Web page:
When I hire people, it doesn’t matter where they worked before. What matters is if they have an entrepreneurial approach and mindset. Do they think with an entrepreneurial mindset? Does doing something they haven’t done before scare them? If so, they should not work at a startup. Identifying people who can function as part of a team in this environment is key. It’s about being able to ask questions and then be willing to listen to the answer. If they don’t ask questions, they will never learn. If they don’t ask others for help, they will not advance. It’s about the team – we share the same values and vision – this makes it exceptional. And in a startup, some days you are a leader and others you are being led, so being able to work well with others and respect everyone’s opinion is critical.

What resources at UNC helped you on your innovation journey – and why?


There are experts at your fingertips on UNC’s campus for anything you could possibly want to know. It was great to hear stories of others on campus who were going through the same innovation journey – reaching out to them and talking to them, getting their advice, collaborating… this is huge. Talking to people who have done it, who are experts – by just walking to their office is huge. People are very friendly and will freely give you their time.

More specifically, KickStart Venture Services was amazing and an incredible resource for us. Being able to talk with others who’ve seen a lot of companies and pitches was valuable, as well as connecting us to an entire entrepreneurial network. In addition, the KickStart Commercialization Grant funded our first clinical study. This pivotal study provided proof of principle that biomarkers of aging can be used in the clinic and set us up for our $2.2M funding. We were able to receive feedback on both clinical and commercialization aspects before we started the study which was great. They were always there for us.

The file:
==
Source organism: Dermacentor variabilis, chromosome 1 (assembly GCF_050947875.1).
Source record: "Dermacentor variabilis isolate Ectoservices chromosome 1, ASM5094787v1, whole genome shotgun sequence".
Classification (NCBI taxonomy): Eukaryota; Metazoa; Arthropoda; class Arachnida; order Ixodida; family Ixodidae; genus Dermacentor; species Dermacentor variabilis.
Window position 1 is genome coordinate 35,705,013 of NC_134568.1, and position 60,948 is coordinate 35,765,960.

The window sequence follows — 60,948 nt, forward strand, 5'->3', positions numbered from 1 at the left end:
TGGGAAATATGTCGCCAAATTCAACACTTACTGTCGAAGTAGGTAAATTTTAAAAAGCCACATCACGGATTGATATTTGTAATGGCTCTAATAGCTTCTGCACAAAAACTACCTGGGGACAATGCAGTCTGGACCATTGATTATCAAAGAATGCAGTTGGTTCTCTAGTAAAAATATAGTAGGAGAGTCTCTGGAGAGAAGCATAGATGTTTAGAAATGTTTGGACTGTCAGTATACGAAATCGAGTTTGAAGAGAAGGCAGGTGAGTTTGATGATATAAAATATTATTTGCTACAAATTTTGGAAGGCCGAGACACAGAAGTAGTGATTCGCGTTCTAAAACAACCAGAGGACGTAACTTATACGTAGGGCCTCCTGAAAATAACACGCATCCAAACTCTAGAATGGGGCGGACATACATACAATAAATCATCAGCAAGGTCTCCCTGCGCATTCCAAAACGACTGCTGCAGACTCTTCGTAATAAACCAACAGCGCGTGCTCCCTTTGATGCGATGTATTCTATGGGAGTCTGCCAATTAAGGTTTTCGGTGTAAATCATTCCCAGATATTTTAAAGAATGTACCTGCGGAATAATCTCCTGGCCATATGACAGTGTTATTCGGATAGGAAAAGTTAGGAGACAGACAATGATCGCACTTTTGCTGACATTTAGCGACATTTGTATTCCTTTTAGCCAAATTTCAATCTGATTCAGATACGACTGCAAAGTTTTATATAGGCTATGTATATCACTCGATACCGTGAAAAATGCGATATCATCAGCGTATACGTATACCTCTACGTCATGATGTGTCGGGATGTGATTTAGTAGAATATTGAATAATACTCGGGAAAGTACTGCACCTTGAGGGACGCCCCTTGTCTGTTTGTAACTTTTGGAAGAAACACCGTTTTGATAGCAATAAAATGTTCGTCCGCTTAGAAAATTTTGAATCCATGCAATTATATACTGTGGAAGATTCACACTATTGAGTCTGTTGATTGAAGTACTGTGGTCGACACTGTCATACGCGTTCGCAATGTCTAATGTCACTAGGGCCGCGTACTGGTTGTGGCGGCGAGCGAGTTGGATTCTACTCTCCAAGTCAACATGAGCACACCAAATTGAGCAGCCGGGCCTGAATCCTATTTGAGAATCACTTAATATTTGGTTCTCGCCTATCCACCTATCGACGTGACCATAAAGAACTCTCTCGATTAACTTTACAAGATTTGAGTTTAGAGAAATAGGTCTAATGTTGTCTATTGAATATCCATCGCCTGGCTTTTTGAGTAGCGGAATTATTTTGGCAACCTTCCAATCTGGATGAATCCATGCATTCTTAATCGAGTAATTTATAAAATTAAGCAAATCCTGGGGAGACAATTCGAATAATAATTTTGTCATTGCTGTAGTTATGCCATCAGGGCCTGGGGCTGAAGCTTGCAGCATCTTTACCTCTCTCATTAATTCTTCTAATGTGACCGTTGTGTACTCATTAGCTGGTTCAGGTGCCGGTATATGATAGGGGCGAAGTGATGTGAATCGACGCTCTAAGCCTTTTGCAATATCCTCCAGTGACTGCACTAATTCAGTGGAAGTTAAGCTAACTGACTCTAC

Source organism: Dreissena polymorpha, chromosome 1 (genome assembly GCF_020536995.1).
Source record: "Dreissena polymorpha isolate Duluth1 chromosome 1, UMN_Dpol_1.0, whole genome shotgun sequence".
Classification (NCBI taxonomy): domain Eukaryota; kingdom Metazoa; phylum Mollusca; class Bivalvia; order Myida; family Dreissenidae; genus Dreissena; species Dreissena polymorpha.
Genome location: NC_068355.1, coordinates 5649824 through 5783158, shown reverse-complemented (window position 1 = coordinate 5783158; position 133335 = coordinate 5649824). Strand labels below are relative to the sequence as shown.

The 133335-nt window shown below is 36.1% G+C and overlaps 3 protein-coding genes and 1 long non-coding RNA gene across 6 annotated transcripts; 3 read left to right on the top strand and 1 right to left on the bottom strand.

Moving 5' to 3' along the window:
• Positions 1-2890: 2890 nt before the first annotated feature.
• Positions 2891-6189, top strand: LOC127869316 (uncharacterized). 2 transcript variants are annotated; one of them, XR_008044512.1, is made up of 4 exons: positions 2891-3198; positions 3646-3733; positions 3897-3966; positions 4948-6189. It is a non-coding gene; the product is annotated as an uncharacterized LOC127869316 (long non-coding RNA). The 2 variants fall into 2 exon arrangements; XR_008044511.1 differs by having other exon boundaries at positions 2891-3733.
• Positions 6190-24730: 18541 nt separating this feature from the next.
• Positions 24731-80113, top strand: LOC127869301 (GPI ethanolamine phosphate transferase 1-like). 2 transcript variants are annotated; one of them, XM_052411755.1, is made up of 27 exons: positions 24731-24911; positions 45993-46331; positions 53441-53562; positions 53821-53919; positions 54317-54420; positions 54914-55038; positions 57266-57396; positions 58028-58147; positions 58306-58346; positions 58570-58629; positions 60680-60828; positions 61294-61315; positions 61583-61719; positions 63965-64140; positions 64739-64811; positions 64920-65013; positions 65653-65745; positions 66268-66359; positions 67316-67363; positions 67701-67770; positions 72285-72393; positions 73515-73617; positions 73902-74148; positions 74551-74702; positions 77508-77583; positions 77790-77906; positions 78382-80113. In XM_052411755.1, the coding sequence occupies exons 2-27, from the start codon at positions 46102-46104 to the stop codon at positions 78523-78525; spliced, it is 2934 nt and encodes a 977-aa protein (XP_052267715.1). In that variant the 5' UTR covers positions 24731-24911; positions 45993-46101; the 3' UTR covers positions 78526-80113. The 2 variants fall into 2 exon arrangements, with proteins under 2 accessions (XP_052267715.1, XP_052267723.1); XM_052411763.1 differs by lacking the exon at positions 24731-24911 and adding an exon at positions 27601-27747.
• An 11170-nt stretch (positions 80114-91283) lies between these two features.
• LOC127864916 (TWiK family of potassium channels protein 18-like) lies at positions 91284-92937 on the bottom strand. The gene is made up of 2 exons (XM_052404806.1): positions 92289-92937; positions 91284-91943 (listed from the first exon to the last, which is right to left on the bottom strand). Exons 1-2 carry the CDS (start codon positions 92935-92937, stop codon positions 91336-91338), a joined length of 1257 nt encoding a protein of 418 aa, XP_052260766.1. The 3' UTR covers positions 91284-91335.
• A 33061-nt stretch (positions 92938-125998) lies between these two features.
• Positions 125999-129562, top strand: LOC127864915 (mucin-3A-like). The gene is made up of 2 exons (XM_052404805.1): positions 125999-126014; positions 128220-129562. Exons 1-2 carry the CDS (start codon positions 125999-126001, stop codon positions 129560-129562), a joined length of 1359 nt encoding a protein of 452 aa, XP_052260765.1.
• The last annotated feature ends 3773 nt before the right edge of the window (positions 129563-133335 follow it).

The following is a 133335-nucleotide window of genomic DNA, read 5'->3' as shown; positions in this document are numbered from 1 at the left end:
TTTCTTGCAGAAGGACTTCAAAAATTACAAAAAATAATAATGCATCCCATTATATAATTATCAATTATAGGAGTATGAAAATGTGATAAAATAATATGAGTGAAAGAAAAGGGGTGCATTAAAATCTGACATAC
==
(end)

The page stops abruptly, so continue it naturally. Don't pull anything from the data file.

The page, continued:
Can you talk about the importance of having a faculty mentor as part of your entrepreneurial journey?

I was privileged to co-found the company with Ned Sharpless. He is both incredibly smart but also extremely approachable. As a team, we worked well together. Being able to have that relationship with your co-founder and being able to have difficult conversations is a must – you have to be able to lean on each other. In general, if you have someone who can mentor you in life and help you think through situations, this is huge. A lot of times, we are too close to our idea to get perspective. Mentors can help you bounce off ideas – this is critical. In 2017, Ned accepted a position with the National Cancer Institute and divested all his holdings in the company and stepped down from the board. While we soldiered on, losing him as a visionary and a sounding board was hard.

What’s been your biggest challenge in getting your idea off the ground?

Finding good people and putting a team together can be the biggest challenge… and the biggest reward. The second biggest challenge is securing funding and building a great team can help you too.

What advice would you give to other grad students who want to hone their own entrepreneurial skills and put them into action?

If you have an idea and want to start a company – find out first if you are cut out for it. You may want to do it, but find out if you CAN do it. Talk to other entrepreneurs who’ve done it and ask them what were the challenges, what was hardest for them. You have to decide for yourself if the idea is good to launch and if you should do it now in the moment or years down the road.